Notice please I'm not talking about a strict schedule, but a routine, and a general order of events.
3. Stay at home more often.
Once you have this lovely routine in place, don't mess it up y going all over the place all the time. Of course, you could have as part of your routine, a part of the day when you go to the playground, or library, or pool, but for the most part try and stay close to home. I find going out every day stressful, to me and the kids. We like to go out and have adventures, but we like our time in between to relax, get back to normal, and regroup relationally and emotionally. We only go out for long periods of time once or twice a week.
4. Don't neglect sleep, or nutrition. Yes, it's summer. Yes, it's fun and there are so many exciting things to be done, so many cold treats to eat. But no one can have fun if someone is always cranky and overwrought because they are exhausted or pumped up on sugar all. the. time. With summer holidays you run the risk of what is normally the exception becoming a daily occurrence and then you are left dealing with cranky kids who bicker with each other all day, scream and cry at the drop of a hat, and are otherwise miserable to be around. It's amazing the wonders a healthy breakfast and a good solid nights sleep can have on all of your dispositions.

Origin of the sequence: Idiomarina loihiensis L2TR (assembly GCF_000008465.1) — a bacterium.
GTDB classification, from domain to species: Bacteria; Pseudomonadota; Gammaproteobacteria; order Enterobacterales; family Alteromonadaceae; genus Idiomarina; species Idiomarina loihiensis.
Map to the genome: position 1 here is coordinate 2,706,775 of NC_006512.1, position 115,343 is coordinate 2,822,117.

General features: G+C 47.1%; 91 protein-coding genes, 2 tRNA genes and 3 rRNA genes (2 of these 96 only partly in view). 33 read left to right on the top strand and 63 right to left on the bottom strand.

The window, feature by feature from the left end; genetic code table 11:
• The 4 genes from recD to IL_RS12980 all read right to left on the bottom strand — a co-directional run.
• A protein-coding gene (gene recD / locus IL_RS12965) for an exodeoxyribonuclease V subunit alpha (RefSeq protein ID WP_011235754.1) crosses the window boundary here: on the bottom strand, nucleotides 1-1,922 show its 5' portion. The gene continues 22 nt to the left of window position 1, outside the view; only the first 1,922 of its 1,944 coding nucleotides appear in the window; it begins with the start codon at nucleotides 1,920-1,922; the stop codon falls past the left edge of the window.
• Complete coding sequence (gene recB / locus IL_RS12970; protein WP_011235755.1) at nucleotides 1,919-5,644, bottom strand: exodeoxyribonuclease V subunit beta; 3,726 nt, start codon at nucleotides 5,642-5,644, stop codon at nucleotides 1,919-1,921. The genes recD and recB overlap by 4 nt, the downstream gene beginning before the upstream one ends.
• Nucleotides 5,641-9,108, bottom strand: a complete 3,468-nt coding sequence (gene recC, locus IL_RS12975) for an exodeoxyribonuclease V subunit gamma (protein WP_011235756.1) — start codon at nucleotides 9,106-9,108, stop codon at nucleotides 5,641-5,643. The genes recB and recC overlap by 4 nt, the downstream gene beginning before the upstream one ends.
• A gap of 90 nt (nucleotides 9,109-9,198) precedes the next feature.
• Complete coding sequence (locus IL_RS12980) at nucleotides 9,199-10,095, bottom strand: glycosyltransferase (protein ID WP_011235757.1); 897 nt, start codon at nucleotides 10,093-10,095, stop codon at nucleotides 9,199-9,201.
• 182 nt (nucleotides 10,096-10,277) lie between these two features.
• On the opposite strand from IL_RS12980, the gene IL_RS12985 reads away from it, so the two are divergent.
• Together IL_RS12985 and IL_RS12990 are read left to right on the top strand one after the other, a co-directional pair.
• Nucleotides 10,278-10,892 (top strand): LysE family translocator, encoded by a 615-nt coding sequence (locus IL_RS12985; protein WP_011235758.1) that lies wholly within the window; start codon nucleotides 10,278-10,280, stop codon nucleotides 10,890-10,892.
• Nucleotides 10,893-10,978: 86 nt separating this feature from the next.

5. Making good memories is often more a matter of time and attention than distance and money. You don't need to travel or take and exciting vacation to store up good memories for your kids. All you need is some presence and a change of routine, which you now have. Set up that tent in the back yard and let them camp out in it. Join them when they build that fort in the living room. Spend a day playing games all day and laughing together. Invite those really great friends over to share dinner and a campfire or game of tag. Travel and expensive destinations can be so stressful that the only thing your child remembers is you being frazzled, or fighting with your spouse. That's not a happy memory. You want the memories of being home together to be good ones, so make them. Now is your chance.
You can enjoy the time you have left with your children this summer, and they with you. Really. Have fun.
Now you tell me. What do you do to keep your sanity with the kids home all day?